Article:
People are starting to think about where their food comes from and I am seeing more and more folks who come from non hunting backgrounds show an interest in hunting, I think in many cases they see animals as a source of food and really have no interest in antlers. I think this will be a good thing for hunting as it will gain popularity in new segments of the population as well as renew interest in small game and doe hunting which are abundant across the country.
 

PrairieHunter

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In spite of Amazon being a publicly traded company, Bezos owns 17% of it, a stake that accounts for 95% of his estimated fortune, and he is still CEO. They may pay YOU but they, and Jeff Bezos, are supported by people that pay for their services, which in turn pays to further his agenda and that of the Washington Post. Yes, it's a tricky map to navigate where the all funds ultimately go, as are most enterprises these days, but to say people buying Amazon Video are not supporting him and his other ventures is not being completely honest. To each their own I guess.
Interesting perspective. I guess ultimately Amazon purchases content to generate sales/income.
 
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Interesting perspective. I guess ultimately Amazon purchases content to generate sales/income.

The perspective is that if possible I choose to do business with entities that align with my thinking and certainly try and not financially support those that would prefer to eliminate my values and rights.
 

bobbydean

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I hesitate to talk on access of hunt videos. My last opinion I was gently nudged off the site, but I was able to log back on. I had my doubts.

If a business is trying to make a profit, that business should take the best avenue to be a success.

Personal objections aside, take the best avenue. A brilliant man is making a fortune for his idea. I may not like his politics, but can you find a better avenue for success.

Please do not bump me again. Worried the hell out of me!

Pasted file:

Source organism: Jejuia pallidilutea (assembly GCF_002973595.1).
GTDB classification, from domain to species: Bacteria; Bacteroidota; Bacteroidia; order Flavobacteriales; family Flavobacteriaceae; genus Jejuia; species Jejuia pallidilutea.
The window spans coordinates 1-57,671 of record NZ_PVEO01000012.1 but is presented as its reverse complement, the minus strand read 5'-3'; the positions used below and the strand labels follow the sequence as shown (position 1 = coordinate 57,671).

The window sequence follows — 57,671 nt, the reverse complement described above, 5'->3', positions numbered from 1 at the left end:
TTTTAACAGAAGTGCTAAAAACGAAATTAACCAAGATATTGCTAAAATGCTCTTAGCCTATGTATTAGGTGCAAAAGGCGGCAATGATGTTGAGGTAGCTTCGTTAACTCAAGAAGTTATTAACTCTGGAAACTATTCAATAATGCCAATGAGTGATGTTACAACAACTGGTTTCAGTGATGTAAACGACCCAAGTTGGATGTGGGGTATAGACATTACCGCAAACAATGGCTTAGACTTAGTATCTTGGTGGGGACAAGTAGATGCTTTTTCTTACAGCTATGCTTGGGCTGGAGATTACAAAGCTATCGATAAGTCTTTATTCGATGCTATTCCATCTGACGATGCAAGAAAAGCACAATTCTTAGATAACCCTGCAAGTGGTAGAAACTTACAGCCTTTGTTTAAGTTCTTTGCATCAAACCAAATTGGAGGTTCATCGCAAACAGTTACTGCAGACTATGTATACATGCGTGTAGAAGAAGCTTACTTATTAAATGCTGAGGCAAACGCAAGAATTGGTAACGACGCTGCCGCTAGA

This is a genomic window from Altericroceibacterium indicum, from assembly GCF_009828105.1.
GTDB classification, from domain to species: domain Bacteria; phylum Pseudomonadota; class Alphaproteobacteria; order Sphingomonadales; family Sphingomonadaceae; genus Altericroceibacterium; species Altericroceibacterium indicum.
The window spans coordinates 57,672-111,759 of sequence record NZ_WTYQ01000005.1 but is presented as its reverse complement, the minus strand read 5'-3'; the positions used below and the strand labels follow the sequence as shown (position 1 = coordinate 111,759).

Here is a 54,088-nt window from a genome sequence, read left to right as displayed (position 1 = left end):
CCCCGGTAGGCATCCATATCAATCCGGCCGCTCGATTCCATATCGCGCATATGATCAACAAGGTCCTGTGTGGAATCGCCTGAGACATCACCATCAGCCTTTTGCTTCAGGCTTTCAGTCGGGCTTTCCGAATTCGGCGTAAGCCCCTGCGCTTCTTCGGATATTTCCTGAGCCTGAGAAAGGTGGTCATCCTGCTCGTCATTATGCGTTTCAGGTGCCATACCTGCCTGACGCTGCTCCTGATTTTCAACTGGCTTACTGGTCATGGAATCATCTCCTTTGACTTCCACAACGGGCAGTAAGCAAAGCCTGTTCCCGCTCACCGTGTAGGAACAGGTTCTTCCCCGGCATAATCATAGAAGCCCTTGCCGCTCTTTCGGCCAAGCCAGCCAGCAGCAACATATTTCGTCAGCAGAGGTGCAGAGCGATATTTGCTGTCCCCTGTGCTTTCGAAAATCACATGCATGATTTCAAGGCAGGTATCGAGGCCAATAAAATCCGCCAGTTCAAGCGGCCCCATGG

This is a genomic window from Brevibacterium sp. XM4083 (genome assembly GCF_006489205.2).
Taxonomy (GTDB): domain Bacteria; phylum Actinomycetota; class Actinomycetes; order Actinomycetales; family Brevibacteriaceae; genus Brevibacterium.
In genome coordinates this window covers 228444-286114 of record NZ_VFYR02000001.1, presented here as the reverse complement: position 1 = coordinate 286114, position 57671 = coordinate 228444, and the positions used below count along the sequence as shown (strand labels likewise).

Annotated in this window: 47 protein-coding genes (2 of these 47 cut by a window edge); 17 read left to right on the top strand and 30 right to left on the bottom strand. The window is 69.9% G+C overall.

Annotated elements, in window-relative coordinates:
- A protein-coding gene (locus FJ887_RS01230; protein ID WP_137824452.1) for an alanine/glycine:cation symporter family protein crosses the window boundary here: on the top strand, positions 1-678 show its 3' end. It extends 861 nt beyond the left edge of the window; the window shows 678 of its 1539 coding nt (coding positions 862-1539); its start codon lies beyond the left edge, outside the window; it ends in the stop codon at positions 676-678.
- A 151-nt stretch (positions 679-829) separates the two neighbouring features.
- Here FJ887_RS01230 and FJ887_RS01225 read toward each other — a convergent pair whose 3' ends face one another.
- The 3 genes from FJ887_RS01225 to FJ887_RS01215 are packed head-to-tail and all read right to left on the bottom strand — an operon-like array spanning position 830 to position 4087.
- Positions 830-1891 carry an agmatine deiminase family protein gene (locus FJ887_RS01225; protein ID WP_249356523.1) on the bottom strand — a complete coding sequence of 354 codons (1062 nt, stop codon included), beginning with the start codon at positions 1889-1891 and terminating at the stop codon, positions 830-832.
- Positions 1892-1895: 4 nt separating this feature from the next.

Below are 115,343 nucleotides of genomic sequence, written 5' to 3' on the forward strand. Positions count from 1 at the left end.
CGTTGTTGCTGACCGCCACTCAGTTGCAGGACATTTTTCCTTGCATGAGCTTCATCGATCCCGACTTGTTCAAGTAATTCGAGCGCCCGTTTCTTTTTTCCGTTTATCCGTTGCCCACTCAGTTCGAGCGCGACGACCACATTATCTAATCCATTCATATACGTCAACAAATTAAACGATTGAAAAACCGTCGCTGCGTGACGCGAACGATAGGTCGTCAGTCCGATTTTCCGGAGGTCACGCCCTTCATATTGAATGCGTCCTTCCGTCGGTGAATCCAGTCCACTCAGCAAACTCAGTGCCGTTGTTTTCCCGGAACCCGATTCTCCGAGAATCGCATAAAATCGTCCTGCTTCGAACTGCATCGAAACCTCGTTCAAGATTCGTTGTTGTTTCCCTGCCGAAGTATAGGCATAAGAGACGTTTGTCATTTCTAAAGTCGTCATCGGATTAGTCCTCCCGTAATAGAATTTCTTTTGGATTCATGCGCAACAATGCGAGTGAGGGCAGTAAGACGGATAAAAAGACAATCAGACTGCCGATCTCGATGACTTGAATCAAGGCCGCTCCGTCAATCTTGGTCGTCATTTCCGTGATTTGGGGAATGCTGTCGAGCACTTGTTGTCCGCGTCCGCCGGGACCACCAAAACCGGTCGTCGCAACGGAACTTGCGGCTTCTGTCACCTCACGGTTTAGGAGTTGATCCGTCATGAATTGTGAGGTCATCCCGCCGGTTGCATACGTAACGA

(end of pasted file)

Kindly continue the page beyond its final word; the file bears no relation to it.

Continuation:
cedahm

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In spite of Amazon being a publicly traded company, Bezos owns 17% of it, a stake that accounts for 95% of his estimated fortune, and he is still CEO. They may pay YOU but they, and Jeff Bezos, are supported by people that pay for their services, which in turn pays to further his agenda and that of the Washington Post. Yes, it's a tricky map to navigate where the all funds ultimately go, as are most enterprises these days, but to say people buying Amazon Video are not supporting him and his other ventures is not being completely honest. To each their own I guess.
It's your perogative to spend money where and how you wish, that is one of our rights. But, as you allude to, these arguments about every-day consumerism having an implicit role in furthering political views/agendas always seem very flimsy to me.

If you follow every dollar in and out of any business, eventually you'll find a participant in a transaction that has different views than you do. Choosing to be a consumer of goods or services doesn't mean that you unequivocally support and agree with every view of every other participant in every other transaction made by said business.

My most recent Amazon purchase (and yes, I am a shareholder) was a headlamp.

It was 33% off normal retail, so I bought it from them. It was $35 after taxes. Of that (my accounting principles could be off, but this is directionally correct)-

- 0.5% ($0.75) went to TRCP via the 'smile' program.
- 6.4% ($2.26) went to state sales tax
- ~60% ($14) went to AMZN COGS for buying the item from Black Diamond, AMZN fulfillment handling, and freight to me
- ~20% ($7) went to SG&A for marketing, website, etc.
- Lets just ease up on this and say the rest ($3) was Net Income

Hypothetically, let's say 5 physical people were involved in my transaction (3 folks in the Amazon fulfillment center, at least a couple on the carrier side). They of course received some portion of my money as well. Should I add their views and opinions to the list of things I am now in tacit agreement with because I paid them? (I’ll ignore the countless manufacturers of paper, corrugate, etc that went into shipping me this headlamp).

If you keep tracing, Black Diamond probably got 40% of the dough. So I would need to look at every partner BD has that was involved in producing the headlamp, shipping it, meeting with the AMZN procurement team, etc. Also, since the manufacturer of the headlamp doesn’t make all those components from scratch, add in at least 4 other contract manufacturers (batteries, LED bulbs, plastic housings, miscellaneous circuitry).

Now, my $35 headlamp has had the hands of 7 organizations and probably 2-3X that number of physical people. I would say It’s pretty likely that I don’t agree with all of the viewpoints represented in that sample. It may even be likely that some of them are polar opposite of me on any number of issues.

I did get a sweet headlamp for 33% of what it typically retails for and I won’t think at all about the above when I turn it on in the elk woods. There is precisely 0% chance that I could make it myself or that it could be produced solely by people who's views I am in complete alignment with.

(P.S> Awesome looking dog in your avatar)